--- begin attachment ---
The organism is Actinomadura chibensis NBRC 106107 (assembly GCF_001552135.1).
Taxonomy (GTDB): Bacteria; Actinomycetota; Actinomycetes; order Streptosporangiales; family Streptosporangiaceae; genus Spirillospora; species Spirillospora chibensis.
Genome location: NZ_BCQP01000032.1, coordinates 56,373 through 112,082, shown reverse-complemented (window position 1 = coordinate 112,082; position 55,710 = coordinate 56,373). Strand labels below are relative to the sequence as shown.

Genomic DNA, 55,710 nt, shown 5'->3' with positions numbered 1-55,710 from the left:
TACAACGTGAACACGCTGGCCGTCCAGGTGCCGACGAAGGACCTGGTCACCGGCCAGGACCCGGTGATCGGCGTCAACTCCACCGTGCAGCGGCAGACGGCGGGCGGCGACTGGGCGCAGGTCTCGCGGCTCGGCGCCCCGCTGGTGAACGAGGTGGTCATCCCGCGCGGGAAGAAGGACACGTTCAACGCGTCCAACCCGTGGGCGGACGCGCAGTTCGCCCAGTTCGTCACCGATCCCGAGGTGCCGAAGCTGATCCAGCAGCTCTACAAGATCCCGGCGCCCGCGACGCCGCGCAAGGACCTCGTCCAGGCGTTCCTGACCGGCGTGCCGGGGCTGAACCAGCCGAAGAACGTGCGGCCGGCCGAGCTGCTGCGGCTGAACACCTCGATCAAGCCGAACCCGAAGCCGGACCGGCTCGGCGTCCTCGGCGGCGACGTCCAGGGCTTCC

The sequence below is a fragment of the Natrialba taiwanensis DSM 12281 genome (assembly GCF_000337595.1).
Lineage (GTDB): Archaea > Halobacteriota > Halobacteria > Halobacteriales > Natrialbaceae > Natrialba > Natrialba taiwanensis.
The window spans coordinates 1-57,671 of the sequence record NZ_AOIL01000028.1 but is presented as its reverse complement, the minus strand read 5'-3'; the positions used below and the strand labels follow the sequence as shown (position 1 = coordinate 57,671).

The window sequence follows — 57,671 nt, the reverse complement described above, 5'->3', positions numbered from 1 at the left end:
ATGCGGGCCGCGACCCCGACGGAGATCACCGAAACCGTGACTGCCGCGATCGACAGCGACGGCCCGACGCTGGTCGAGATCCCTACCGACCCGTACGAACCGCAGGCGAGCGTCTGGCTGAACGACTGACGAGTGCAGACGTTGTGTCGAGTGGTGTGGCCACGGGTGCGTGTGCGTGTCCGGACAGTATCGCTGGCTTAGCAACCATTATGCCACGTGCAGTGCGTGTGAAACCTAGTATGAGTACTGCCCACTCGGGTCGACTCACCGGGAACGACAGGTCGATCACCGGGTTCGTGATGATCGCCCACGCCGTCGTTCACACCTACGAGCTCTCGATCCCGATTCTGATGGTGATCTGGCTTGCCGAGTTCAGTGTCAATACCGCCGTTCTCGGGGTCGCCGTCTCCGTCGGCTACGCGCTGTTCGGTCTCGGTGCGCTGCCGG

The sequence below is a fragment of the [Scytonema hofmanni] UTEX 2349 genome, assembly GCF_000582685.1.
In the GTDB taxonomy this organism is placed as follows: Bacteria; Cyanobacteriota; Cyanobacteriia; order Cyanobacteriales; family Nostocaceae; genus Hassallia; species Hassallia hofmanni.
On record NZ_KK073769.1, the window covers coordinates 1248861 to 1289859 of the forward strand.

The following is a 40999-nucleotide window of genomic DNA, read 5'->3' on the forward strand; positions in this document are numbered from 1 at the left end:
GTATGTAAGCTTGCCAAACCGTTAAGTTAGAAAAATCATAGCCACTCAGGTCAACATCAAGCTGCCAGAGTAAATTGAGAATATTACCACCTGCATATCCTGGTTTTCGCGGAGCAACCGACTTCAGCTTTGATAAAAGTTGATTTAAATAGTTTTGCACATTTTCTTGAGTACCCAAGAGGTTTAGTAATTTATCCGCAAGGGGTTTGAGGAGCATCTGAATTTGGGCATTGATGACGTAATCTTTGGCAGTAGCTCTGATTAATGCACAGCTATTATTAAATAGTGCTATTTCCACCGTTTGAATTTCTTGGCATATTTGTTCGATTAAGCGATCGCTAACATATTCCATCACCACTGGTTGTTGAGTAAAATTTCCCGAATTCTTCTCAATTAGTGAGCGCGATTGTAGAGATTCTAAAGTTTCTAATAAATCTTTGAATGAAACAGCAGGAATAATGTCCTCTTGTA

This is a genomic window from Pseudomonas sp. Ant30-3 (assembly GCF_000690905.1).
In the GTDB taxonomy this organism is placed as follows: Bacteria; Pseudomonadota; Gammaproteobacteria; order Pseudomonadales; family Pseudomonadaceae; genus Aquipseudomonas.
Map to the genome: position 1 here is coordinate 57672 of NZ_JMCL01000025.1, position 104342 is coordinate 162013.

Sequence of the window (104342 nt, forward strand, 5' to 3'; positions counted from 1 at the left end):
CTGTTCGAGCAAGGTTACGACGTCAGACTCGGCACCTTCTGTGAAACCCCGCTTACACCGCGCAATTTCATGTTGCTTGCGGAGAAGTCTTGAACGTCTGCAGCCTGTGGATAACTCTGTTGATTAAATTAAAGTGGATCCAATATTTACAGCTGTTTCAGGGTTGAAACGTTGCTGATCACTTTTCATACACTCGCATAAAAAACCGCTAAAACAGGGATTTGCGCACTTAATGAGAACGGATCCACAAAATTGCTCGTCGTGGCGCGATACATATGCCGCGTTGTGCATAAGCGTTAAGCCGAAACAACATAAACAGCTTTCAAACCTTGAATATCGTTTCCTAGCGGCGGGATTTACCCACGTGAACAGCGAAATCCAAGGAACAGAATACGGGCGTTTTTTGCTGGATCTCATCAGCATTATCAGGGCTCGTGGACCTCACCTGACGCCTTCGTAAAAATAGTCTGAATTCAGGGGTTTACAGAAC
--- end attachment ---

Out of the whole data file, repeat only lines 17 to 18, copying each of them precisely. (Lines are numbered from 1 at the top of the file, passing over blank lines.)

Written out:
In the GTDB taxonomy this organism is placed as follows: Bacteria; Pseudomonadota; Gammaproteobacteria; order Pseudomonadales; family Pseudomonadaceae; genus Aquipseudomonas.
Map to the genome: position 1 here is coordinate 57672 of NZ_JMCL01000025.1, position 104342 is coordinate 162013.